The 745i adds to that list features such as Electronic Damper Control (EDC-C), 19-inch alloy wheels, an electric glass sunroof, Comfort front seats with active head restraints and clear indicator lenses from the BMW Individual range.
Despite the standard equipment on offer, there is still the usual BMW options list, which can add up to $35,000 to the price of the 735i and $20,000 to the 745i.
BMW has forecast sales in excess of 500 units per year for the 7 Series, which should see a return to competitiveness for the Bavarian flagship after being comprehensively outsold by its main rival, the Mercedes-Benz S-class, over the past few years.
In the early '90s, the S-Class ruled the super luxury category, outselling the E32 7 Series. BMW claimed leadership in the category between 1995-1998, after the E38 7 Series was introduced, until the W220 S-class arrived in early 1999.
A total of 6100 7 Series models have been sold in Australia since its introduction.
DRIVE IMPRESSIONS:DESPITE the debate that has raged over the styling of the new 7 Series, in the metal it is actually not overly confronting or offensive.
It is by no means pretty mind you, but it does have the aggressive visual presence that BMW was hoping for and there is not much chance of mistaking it for anything else on the road.
But it is best viewed in profile, so you can see the coupe-like rear styling treatment and the full effect of the massive 19-inch wheels (on the 745i).
The philosophy behind the new interior architecture works fine in theory, but in practice it is not as simple as BMW makes out.
Grouping the main vehicle controls in three zones around the driver is a clever concept, with the steering wheel zone functioning smoothly after a period of familiarisation to adapt to the stalk gear lever and button starter and handbrake.
The dash/console phase for heating and ventilation and the seating controls are also user-friendly, but it is with the third, supposedly least used, console phase that things begin to get tricky.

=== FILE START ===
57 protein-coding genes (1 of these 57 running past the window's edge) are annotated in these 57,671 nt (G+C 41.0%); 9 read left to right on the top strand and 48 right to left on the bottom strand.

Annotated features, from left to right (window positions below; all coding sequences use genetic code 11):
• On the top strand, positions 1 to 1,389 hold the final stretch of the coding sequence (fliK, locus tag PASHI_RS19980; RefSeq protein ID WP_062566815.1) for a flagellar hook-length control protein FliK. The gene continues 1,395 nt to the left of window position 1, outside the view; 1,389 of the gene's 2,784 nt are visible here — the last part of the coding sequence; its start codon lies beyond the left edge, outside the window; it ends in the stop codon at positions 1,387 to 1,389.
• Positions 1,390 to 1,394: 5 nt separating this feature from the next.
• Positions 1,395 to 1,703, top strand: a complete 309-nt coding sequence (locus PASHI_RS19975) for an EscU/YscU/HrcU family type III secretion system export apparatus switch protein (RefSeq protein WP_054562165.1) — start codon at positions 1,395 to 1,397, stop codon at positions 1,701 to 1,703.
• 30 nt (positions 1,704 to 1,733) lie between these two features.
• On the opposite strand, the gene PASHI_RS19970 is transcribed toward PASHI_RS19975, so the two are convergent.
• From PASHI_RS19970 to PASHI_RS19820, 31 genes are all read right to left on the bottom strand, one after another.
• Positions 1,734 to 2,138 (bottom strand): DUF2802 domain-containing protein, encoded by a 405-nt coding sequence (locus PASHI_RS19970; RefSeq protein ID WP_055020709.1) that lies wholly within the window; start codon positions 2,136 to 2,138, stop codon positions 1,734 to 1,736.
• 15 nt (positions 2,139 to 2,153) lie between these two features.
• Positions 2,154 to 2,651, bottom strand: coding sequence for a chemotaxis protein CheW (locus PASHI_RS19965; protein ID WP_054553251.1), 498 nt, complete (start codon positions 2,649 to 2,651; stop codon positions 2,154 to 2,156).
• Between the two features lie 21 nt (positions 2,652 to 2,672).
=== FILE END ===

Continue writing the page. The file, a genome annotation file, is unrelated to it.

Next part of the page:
That's the iDrive control system which, while designed to be intuitive in the first degree, is quite complicated in its entirety.
When all you want to do is push a button to select your favourite radio station, having to navigate your way through a series of menus quickly becomes frustrating.
Both V8 engines are typically sweet-revving Teutonic units, although the smaller 3.6-litre powerplant does at times require some gearbox cog swapping to haul the vehicle's weight efficiently.
The 4.4-litre engine is more befitting the 7 Series, giving it the effortless surge of power you associate with a luxury limousine.
The six-speed automatic transmission is a class act, offering smooth, seamless shifts as well as the option of normal, sport and manual modes.
The evaluation cars used on the 7 Series-launch drive program were all fitted with the Dynamic Drive active suspension, which is normally a $5900 option on both models in the line-up.
Through hydraulic adjustment of the anti-roll bars, the system reduces or suppresses body roll when cornering up to a given lateral acceleration figure.
In practice, the system endows the big, heavy 7 Series with a flat, neutral stance that allows you to carry more speed through corners than would otherwise feel safe.
It is just the thing to stave off any nausea if your limo driver is a Michael Schumacher wannabee.
There is no doubt BMW's quantum leap forward with the revolutionary 7 Series has the potential to redefine the nature of motoring for the future.
But the question remains whether we will look back on it as being innovative and a new beginning or simply unconventional.